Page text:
FLORENCE, S.C. — If the West Florence boys’ tennis and golf teams play again this spring, introductions of their top three players will be quite similar.
It’s actually the same: Hale Emerson at No. 1 seed, followed by twin brother Wyatt Emerson and David DuBose.
They were long-established standouts on the Knights’ tennis court, as each had a record of 3-0 before this season was indefinitely suspended because of the coronavirus.
But on the golf course? This was their first season in team play, yet they climbed their way to the top.
“I think it’s a fantastic thing,” West boys’ tennis coach Warren Coker said. “We have really worked hard, me and (West boys’ golf coach Jason Brewer) to allow them to participate in both sports.”
When school was in session, the three seniors would get out of class at 11:45 a.m. They would go play golf on the team’s home course, Traces Golf Club, at 1. Then at 5, they’d practice tennis on the Knights’ campus.
“They’re good athletes, and they took to golf pretty well,” Brewer said. “They have a lot of natural ability and are coachable. And they listen to golf advice really well.”
The same view is from Coker.
“I think it’s remarkable they’ve taken (golf) up and gotten so good at it,” Coker said. “It’s two different types and techniques of swing. To maintain their tennis prowess and develop a golf swing the way they have is just a remarkable example of how talented they are to keep the two sports separated.”
When the golf season started, however, the golf team’s top three was different: Wyatt at first, DuBose at second, followed by Hale. But in the one tournament the team has played so far this season Hale shot a 95, followed by Wyatt at 97 and DuBose at 99.
“That was a little surprising,” Brewer said. “I just wished the season had been able to be played out fully. I would have liked to see how this could have played out.”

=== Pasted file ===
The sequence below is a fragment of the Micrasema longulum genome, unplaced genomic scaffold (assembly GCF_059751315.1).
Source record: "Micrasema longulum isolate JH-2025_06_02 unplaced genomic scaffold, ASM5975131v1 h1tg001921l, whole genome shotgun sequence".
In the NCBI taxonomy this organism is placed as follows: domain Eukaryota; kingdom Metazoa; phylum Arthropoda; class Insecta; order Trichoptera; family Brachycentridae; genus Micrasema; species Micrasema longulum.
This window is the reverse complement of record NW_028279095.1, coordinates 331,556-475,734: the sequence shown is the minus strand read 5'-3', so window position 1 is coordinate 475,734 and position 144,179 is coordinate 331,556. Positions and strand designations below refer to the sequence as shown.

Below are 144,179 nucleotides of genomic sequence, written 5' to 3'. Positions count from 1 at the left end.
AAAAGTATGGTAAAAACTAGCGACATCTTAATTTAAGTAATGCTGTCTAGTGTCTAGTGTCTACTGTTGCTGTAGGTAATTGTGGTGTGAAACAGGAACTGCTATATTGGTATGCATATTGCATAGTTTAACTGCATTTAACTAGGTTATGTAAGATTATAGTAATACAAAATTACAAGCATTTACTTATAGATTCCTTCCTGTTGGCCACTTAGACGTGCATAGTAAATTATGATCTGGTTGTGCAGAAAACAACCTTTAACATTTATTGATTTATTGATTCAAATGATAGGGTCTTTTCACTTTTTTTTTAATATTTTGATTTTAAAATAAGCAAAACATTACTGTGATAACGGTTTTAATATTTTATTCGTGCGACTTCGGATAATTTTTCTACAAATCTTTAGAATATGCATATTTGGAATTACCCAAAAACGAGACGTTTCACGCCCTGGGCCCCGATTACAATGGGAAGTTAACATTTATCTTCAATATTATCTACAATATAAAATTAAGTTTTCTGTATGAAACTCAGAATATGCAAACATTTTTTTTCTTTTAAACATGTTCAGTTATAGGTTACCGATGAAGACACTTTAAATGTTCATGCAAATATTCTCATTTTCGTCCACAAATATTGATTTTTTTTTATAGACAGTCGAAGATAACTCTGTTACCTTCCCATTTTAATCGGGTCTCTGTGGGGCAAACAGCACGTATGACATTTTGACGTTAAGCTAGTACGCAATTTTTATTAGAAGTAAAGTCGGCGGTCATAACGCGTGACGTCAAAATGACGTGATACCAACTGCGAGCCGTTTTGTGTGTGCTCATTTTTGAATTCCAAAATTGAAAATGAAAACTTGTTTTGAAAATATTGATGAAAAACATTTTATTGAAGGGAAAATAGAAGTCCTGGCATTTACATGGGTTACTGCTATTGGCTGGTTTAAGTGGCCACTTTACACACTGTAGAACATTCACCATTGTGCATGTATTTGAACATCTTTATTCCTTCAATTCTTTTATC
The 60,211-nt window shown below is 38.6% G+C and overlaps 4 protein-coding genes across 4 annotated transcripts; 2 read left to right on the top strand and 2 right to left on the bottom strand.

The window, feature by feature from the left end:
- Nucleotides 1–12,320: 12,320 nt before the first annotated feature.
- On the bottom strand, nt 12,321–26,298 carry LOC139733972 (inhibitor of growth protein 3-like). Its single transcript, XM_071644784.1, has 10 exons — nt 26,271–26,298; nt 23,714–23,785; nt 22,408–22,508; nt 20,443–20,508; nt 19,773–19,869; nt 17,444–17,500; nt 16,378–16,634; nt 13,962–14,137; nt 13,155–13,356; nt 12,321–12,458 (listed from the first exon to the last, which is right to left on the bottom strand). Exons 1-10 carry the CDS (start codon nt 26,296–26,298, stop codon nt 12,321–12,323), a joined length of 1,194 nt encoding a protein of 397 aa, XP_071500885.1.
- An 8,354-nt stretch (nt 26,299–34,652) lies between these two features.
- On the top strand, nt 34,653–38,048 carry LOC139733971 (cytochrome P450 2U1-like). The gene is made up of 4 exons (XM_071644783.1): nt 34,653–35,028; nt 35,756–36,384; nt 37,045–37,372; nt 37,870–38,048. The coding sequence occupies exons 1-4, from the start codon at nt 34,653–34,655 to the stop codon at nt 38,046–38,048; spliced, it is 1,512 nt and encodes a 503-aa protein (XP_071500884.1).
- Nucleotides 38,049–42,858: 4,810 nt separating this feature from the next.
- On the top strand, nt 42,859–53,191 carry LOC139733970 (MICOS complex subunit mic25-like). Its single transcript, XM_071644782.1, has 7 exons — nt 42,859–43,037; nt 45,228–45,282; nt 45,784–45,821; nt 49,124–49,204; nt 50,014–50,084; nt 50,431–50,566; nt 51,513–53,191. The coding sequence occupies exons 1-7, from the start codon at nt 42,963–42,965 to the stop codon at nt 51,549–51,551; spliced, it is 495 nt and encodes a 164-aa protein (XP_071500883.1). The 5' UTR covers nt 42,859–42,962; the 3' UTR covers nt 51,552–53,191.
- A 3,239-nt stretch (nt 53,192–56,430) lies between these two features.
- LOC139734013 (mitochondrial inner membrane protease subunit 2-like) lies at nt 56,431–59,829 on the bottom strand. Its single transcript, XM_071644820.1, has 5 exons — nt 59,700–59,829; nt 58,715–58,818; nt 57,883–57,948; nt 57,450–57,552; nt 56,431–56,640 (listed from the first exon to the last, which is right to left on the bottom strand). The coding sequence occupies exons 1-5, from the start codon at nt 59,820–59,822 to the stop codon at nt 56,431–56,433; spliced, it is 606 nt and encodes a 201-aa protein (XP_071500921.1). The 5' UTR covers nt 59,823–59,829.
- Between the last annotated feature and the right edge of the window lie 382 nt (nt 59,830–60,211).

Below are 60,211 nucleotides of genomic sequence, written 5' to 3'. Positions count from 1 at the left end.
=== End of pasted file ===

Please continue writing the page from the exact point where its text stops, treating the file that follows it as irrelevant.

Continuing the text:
How they became two-sport players at the same time was rather simple.
“The idea came from Wyatt and David,” Hale said. “They had been better than me, they asked me to play. It’s our senior year, so let’s try it out and enjoy it while we could. In the summer, me and Wyatt would have football practice in the morning, and then play golf in the day or any day we weren’t working. And then, we’d take it to the course and play as much as we could.”
Wyatt, meanwhile, sees a different dynamic in setting early tones.
“You can have an off day in tennis, and you can still play all right and have a chance at winning,” Wyatt said. “But if you have an off day in golf, your score rises high very fast, and you’re just not going to have a good finish.”
DuBose, meanwhile, is simply glad to add the sport in official team play that he casually played while younger.
“I really got into golf this past summer,” DuBose said. “I had grown up playing now and then, but not like this. But now, playing both, it’s awesome. We love doing both sports, so why not do both?”
An eight-time APSE national contest honoree, Scott recently authored his first book,”70 Years of Thrills and Chills, Drama and Dents at Darlington Raceway.” In college, Scott played on a tennis scholarship and earned degrees from Young Harris College (Ga.) and Berry College (Ga.).